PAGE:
We were not disappointed. We received proposals from people whose work involves performance as an alternative modality to “knowing” and “authority,” from those who are trying out performatory approaches as an alternative tool for social justice and progressive political change, and from those who address through performance-based practice the social exclusion of particular groups and communities.
PTW 2016 is an opportunity to explore, play with, learn about, and network with these performance activists and-together-share ways that performance can develop individuals and communities and generate power. Over the three days of PTW, September 23-25, there will be plenary sessions, demonstrations, workshops, stage performances and panel discussions – 100 in all from two dozen countries.
This newsletter provides a glimpse of a wide range of topics and types of presentations. Future newsletters will explore particular approaches to and areas of performance activity and research to be presented at PTW 2016.
The Sign Language Theatre Laboratory Ebisu based in Haifa, Israel, led by Atay Citron, has developed a form of visual theatre that is aimed at both the deaf and hearing spectators, thus empowering the deaf community to “speak” across the hearing/deaf border. They will be bringing their first theatrical production, It’s Not About Ebisu, hailed by audiences and critics in Israel, to PTW 2016.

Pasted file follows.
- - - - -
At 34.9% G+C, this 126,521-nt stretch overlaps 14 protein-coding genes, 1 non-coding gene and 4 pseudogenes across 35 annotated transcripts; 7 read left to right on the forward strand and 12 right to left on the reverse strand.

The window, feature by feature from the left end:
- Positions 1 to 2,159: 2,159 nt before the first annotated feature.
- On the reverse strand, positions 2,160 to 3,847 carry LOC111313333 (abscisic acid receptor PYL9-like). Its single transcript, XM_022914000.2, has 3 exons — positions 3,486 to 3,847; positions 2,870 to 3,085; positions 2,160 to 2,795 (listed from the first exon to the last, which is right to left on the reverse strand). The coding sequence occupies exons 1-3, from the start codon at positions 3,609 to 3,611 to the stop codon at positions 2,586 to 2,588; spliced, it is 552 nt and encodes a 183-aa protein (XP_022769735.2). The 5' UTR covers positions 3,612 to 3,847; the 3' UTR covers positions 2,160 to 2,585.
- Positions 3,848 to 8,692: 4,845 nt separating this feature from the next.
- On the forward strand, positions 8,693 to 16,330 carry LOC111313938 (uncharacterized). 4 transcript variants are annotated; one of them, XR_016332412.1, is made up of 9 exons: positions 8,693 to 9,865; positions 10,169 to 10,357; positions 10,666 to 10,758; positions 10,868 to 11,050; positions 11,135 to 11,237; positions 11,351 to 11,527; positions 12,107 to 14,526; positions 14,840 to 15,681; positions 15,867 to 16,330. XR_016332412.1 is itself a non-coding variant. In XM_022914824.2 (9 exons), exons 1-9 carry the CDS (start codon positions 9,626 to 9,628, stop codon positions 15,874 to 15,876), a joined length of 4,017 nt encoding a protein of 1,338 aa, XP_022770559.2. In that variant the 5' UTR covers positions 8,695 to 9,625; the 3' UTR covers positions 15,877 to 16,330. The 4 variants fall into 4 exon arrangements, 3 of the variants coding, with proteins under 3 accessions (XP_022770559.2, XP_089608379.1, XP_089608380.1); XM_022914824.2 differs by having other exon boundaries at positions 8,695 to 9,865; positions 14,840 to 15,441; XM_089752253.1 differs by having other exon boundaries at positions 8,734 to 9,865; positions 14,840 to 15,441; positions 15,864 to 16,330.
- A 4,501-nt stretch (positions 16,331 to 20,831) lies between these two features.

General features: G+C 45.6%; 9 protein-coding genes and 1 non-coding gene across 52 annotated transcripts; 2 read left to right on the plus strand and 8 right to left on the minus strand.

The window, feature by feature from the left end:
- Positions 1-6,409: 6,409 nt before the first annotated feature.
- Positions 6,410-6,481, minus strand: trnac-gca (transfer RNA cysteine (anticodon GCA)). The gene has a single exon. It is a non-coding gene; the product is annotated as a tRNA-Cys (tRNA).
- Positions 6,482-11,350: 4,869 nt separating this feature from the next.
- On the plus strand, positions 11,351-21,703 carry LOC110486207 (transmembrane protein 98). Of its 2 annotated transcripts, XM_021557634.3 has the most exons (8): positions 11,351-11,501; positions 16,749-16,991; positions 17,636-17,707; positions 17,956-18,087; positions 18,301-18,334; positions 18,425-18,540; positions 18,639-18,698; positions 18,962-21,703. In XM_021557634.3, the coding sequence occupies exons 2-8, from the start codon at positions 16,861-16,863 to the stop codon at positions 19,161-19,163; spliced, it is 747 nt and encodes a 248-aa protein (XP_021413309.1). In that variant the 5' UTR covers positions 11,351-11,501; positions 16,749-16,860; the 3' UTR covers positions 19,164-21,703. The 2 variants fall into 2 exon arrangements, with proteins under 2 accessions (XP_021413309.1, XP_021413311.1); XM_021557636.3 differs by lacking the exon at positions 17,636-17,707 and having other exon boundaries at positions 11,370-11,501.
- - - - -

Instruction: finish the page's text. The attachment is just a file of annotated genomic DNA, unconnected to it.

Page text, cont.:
Yuji Moro, Hirose Takumi, and Shuta Kagawa from Tokyo, Japan will look at “Exercising power through changing the mode of exchange.” They describe their participatory research in building a youth development community in Tokyo as a challenge to the assumptions of our getting culture. For them, exchanging goods is not only material transaction; it is also an intercourse of emotionality. They will illustrate the usefulness of the idea of modes of exchange for empowering young people and their adult supporters.
Building a place for young people in Japan
The threat of discrimination and lack of traditional support networks and health care often force LGBT seniors back into the closet at a time when their experience and creativity could be a source of pleasure, vitality and power. Bruce Bierman and Mark Salyer, co-artistic directors of New Stages will share in “New Stages: Creating Theatre For, By and With LGBT Seniors,” how performance and theatre has helped to empower LGBT seniors in Los Angeles and Oakland, California.
My Daddy, a devised theatre piece by Vojislav Arsic, Milena Bogavac and Ivan Stoljjlkovic, of Belgrade, Serbia, explores what the performers’ fathers did during the civil war that destroyed Yugoslavia in the 1990s and how that history has impacted emotionally and politically on the next generation. In exploring their very personal relations with their fathers, the performers open up questions of history and power and how one moves on and grows when your country is dissolving around you.
Ka Kalanyane-Kesupile from Botswana poses the question, “What does it look, sound or feel like to be Queer in Africa today?” The session portrays the experiences of indigenous Sub-Saharan Queer livelihoods – the injustices, abuses, milestones and triumphs that the international community struggles to understand.
The PTW International Organizing Committee is raising travel funds. Please visit their Indiegogo page, make a contribution, and spread the word to help them reach their goal.